Board of Directors[edit]

Role Post holder
Director-General (Chair) Keith Bristow, QPM
Deputy Director General Phil Gormley
Director, Border Policing Command David Armond
Director CEOP Command Johnny Gwynne
Director of Intelligence Gordon Meldrum QPM
Director of Investigations Command Trevor Pearce CBE, QPM
Director of NOVO Transformation Programme Tim Symington
Director of Organised Crime Command Ian Cruxton
Director of Economic Crime Command Donald Toon
Director of Corporate Services (Interim) Sue Steen
Non-executive Director Jane Furniss
Non-executive Director Jonathan Evans
Non-executive Director Dr Stephen Page
Non-executive Director Justin Dowley


The NCA has full operational capacity only in England & Wales. Operations in Scotland will reflect the different legal system and devolution of policing powers, with the body co-ordinating operations with Police Scotland and the Scottish Government.[21] In Northern Ireland, the agency will carry out border and customs functions only, with its other roles left to the Police Service of Northern Ireland. Consequently the NCA is subject to scrutiny by the relevant British bodies, as well as their Scottish and Northern Irish counter parts; this includes the UK Parliament, the Scottish Parliament and the Northern Irish Assembly.

Currently in Northern Ireland a political argument is taking place as to whether or not to allow the NCA to be fully operational in Northern Ireland.[22]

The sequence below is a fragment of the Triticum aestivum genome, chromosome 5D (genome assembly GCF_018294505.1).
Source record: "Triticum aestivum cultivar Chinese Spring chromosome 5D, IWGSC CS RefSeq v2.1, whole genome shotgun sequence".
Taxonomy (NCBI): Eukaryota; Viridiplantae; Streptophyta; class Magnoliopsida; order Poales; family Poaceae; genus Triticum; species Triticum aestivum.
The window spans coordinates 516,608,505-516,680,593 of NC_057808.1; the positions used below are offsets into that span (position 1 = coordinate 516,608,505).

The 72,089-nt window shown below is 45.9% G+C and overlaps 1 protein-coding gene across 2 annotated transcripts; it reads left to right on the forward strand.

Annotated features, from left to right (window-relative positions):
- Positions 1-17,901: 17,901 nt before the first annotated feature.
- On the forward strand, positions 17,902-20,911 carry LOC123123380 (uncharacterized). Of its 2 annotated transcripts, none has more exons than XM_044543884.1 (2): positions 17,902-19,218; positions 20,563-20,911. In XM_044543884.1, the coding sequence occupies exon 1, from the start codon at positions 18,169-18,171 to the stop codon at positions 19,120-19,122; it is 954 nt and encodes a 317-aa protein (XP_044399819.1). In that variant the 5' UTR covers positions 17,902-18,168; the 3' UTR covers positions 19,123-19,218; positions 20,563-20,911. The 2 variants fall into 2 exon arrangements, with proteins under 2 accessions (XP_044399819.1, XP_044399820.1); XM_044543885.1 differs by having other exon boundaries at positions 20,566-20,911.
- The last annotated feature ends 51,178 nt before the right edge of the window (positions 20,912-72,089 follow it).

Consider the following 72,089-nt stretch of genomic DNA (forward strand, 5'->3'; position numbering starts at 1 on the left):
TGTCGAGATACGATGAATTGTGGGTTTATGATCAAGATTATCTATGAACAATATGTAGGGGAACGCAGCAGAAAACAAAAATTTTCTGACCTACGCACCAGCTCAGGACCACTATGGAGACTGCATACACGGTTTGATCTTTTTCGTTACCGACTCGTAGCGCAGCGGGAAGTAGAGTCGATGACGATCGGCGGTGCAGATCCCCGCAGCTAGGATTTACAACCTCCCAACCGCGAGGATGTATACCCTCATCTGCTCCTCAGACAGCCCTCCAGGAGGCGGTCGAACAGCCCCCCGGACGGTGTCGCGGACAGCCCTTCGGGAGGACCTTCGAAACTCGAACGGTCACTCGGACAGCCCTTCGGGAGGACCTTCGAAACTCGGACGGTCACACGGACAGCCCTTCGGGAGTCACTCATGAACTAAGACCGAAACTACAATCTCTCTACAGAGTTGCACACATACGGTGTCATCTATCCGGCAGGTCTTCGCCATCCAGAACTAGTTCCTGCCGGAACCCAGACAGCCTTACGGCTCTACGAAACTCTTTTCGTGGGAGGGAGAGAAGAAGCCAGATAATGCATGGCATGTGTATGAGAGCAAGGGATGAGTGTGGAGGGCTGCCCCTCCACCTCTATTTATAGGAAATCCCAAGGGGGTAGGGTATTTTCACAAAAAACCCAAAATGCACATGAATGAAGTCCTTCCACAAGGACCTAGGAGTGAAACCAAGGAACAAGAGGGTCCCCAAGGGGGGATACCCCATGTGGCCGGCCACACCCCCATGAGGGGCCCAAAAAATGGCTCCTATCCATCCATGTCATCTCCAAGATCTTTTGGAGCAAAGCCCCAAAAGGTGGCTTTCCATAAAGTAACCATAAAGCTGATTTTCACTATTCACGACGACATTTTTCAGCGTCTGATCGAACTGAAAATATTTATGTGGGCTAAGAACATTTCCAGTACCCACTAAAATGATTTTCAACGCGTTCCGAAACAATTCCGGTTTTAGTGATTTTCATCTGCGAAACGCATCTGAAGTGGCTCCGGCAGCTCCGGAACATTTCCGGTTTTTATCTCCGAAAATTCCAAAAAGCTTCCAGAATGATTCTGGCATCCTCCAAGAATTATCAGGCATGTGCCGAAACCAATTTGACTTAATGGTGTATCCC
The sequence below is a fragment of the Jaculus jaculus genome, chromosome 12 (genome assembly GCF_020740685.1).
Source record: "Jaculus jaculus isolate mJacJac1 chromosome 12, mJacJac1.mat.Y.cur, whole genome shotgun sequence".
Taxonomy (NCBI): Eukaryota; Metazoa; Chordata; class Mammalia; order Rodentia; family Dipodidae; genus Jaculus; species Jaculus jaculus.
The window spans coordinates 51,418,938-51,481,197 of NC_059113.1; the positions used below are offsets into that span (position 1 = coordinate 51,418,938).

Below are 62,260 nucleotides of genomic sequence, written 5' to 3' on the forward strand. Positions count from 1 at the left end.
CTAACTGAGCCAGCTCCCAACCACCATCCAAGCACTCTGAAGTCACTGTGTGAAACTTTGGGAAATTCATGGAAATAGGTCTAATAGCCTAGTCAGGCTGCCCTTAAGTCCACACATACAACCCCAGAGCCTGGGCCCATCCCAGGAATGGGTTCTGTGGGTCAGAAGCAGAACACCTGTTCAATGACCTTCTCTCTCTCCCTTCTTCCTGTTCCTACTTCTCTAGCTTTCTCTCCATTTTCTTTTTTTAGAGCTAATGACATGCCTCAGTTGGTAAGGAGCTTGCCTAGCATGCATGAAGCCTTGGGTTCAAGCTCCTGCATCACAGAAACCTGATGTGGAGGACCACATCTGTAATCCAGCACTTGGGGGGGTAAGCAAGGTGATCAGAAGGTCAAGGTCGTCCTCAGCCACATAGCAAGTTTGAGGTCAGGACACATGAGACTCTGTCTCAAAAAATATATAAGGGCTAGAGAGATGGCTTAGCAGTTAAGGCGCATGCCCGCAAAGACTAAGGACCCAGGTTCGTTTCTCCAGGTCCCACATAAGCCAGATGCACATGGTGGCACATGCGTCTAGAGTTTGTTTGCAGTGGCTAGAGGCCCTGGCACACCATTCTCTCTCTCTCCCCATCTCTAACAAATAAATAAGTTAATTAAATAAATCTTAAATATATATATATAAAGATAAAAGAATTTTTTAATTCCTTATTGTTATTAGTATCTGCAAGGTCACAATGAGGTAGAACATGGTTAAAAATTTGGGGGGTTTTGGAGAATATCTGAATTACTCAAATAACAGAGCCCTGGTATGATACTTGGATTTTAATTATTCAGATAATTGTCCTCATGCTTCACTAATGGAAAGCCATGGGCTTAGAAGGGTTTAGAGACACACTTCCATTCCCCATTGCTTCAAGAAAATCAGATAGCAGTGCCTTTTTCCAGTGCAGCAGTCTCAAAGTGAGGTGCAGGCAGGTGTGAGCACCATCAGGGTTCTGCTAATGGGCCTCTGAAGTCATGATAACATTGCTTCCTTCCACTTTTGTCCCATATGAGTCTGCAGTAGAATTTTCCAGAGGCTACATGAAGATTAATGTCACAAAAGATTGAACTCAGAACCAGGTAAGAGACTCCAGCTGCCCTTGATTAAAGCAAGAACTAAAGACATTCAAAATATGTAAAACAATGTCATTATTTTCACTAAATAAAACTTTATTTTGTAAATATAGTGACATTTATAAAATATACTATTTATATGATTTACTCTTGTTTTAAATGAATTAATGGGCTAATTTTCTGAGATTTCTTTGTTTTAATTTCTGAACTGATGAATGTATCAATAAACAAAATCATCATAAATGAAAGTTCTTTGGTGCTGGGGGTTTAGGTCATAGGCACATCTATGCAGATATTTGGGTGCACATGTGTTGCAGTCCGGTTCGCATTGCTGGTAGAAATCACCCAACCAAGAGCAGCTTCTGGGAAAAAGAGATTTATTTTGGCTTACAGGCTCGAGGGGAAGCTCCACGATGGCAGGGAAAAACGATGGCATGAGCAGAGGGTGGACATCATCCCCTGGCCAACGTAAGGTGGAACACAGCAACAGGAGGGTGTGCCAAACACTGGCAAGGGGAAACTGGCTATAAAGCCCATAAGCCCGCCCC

Powers of Arrest[edit]

NCA Officers can be designated the powers of a constable, customs officer, immigration officer, or any combination of these three sets of powers.

Current Reported Operations[edit]

In May 2014 the NCA conducted a major operation that resulted in the seizing of more than 100 kg of cocaine from a Greek bulker in Scotland. The ship had been returning from Colombia and has resulted in the arrest of three men yet to be publicly named.[23]

In July 2014 the NCA with partners jointly disrupted the Shylock banking trojan believed to have infected at least 30,000 computers.[24] Also in July 2014 the NCA co-ordinated the arrest of 660 suspected paedophiles. 39 of those arrested were registered sex offenders, however the majority had not previously come to the attention of law enforcement. 400 children are believed to have been protected by this operation, which included taking down several individuals who had unsupervised access to children such as doctors, teachers and care workers.[25][26][27]


  1. ^ "NCA Annual Report 2014/2015". National Crime Agency. Retrieved 31 August 2014.